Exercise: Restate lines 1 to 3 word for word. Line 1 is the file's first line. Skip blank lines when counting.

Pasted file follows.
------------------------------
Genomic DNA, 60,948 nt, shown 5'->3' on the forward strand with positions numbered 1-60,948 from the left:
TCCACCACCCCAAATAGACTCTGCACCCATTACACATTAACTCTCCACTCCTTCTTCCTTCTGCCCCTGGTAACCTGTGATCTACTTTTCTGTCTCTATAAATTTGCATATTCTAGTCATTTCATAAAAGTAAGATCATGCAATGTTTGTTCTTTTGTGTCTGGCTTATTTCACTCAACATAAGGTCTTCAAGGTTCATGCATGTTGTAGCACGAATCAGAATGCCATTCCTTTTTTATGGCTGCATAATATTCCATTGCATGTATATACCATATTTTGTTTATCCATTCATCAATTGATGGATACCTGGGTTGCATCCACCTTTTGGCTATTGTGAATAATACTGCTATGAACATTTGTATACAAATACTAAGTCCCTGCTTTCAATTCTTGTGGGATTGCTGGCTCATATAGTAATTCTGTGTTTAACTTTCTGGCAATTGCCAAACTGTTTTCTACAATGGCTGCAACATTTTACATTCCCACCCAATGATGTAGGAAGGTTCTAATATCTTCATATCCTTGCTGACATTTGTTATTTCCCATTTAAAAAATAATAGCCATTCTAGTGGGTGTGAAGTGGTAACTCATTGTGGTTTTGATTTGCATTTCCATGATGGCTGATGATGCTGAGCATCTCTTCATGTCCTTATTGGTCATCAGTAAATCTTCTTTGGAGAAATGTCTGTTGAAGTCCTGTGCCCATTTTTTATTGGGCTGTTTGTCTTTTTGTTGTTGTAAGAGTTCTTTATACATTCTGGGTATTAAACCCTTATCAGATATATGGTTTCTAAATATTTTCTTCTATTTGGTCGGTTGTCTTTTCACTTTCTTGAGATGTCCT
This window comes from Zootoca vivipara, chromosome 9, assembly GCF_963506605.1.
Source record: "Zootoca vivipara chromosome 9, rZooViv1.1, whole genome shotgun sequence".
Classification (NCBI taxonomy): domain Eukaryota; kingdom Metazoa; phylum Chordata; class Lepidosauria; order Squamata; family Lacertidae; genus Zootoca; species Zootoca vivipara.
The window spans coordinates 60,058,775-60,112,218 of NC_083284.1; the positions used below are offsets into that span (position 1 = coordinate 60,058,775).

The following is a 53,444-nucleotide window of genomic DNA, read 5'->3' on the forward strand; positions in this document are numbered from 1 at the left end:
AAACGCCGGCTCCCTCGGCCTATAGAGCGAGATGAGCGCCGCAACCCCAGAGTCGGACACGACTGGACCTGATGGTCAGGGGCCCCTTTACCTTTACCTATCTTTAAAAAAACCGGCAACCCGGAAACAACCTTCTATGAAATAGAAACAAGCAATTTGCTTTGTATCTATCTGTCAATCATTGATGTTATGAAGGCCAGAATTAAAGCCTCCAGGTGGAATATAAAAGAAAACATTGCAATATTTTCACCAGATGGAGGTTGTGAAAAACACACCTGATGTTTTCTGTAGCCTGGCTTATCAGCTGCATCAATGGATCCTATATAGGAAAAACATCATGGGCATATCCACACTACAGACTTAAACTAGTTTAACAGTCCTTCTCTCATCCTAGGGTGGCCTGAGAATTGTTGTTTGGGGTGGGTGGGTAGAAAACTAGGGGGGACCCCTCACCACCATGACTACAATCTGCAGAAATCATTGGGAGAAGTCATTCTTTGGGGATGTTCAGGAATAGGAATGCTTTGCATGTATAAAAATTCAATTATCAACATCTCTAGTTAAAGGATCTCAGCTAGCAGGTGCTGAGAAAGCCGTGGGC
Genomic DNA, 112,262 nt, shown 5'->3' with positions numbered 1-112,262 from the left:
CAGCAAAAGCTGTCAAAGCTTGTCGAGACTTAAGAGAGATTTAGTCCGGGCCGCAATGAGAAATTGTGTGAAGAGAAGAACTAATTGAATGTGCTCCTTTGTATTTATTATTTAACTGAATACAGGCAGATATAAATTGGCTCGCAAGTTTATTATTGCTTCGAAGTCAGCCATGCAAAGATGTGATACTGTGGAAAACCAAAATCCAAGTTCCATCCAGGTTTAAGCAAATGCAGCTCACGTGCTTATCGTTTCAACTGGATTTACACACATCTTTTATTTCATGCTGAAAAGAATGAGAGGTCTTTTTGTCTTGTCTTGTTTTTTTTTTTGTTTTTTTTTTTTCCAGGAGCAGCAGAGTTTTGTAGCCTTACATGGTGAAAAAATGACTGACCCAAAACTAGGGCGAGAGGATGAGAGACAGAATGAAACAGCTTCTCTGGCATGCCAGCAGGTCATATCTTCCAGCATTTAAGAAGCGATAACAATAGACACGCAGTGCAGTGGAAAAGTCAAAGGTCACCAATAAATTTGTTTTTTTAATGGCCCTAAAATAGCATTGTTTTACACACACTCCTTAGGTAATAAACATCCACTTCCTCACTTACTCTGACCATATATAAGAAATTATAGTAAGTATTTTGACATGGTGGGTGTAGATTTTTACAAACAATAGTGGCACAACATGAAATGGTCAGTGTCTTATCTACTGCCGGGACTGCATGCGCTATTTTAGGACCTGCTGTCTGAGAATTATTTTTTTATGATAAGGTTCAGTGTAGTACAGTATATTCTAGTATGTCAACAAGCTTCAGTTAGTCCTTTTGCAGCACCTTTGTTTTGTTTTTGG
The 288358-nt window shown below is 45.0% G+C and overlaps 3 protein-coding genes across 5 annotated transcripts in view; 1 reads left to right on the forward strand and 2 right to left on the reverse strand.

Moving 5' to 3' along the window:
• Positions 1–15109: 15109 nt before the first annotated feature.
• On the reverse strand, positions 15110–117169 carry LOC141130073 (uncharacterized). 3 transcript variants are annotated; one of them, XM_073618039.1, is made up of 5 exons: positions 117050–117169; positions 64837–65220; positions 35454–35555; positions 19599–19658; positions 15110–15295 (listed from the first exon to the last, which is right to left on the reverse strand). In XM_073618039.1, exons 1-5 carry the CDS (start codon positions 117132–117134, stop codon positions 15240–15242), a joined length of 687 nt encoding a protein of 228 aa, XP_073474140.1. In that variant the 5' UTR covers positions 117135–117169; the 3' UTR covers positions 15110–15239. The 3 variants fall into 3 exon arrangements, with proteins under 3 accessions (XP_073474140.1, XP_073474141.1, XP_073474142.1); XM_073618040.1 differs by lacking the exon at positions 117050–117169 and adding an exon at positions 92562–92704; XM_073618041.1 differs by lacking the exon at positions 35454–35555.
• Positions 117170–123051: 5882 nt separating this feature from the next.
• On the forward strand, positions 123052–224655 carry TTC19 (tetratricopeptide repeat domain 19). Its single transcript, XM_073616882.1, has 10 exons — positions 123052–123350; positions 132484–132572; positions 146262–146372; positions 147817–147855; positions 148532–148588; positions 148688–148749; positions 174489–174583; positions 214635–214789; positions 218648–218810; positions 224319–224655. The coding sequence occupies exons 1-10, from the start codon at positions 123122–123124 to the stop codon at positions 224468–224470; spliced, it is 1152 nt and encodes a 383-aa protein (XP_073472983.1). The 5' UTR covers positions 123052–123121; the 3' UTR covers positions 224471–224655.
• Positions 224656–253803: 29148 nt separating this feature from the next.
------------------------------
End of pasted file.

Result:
Genomic DNA, 60,948 nt, shown 5'->3' on the forward strand with positions numbered 1-60,948 from the left:
TCCACCACCCCAAATAGACTCTGCACCCATTACACATTAACTCTCCACTCCTTCTTCCTTCTGCCCCTGGTAACCTGTGATCTACTTTTCTGTCTCTATAAATTTGCATATTCTAGTCATTTCATAAAAGTAAGATCATGCAATGTTTGTTCTTTTGTGTCTGGCTTATTTCACTCAACATAAGGTCTTCAAGGTTCATGCATGTTGTAGCACGAATCAGAATGCCATTCCTTTTTTATGGCTGCATAATATTCCATTGCATGTATATACCATATTTTGTTTATCCATTCATCAATTGATGGATACCTGGGTTGCATCCACCTTTTGGCTATTGTGAATAATACTGCTATGAACATTTGTATACAAATACTAAGTCCCTGCTTTCAATTCTTGTGGGATTGCTGGCTCATATAGTAATTCTGTGTTTAACTTTCTGGCAATTGCCAAACTGTTTTCTACAATGGCTGCAACATTTTACATTCCCACCCAATGATGTAGGAAGGTTCTAATATCTTCATATCCTTGCTGACATTTGTTATTTCCCATTTAAAAAATAATAGCCATTCTAGTGGGTGTGAAGTGGTAACTCATTGTGGTTTTGATTTGCATTTCCATGATGGCTGATGATGCTGAGCATCTCTTCATGTCCTTATTGGTCATCAGTAAATCTTCTTTGGAGAAATGTCTGTTGAAGTCCTGTGCCCATTTTTTATTGGGCTGTTTGTCTTTTTGTTGTTGTAAGAGTTCTTTATACATTCTGGGTATTAAACCCTTATCAGATATATGGTTTCTAAATATTTTCTTCTATTTGGTCGGTTGTCTTTTCACTTTCTTGAGATGTCCT
This window comes from Zootoca vivipara, chromosome 9, assembly GCF_963506605.1.